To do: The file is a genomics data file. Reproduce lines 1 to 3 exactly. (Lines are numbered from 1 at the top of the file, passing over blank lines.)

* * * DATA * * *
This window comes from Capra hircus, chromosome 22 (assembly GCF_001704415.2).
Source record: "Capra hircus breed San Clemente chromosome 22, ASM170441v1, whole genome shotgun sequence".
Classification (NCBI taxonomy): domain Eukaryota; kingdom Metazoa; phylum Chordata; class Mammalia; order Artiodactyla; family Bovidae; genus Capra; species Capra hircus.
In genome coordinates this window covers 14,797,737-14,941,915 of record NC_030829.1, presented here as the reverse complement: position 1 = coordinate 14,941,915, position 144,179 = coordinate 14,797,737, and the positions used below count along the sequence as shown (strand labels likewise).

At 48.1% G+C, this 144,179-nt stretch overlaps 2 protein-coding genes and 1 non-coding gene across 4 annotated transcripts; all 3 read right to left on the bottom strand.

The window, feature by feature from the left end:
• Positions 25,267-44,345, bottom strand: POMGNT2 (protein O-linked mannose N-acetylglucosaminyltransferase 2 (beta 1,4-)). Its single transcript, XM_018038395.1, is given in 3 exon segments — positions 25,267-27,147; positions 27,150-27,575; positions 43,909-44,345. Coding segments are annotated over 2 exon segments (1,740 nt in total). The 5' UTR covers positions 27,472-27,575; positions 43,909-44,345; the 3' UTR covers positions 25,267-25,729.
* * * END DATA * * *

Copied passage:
This window comes from Capra hircus, chromosome 22 (assembly GCF_001704415.2).
Source record: "Capra hircus breed San Clemente chromosome 22, ASM170441v1, whole genome shotgun sequence".
Classification (NCBI taxonomy): domain Eukaryota; kingdom Metazoa; phylum Chordata; class Mammalia; order Artiodactyla; family Bovidae; genus Capra; species Capra hircus.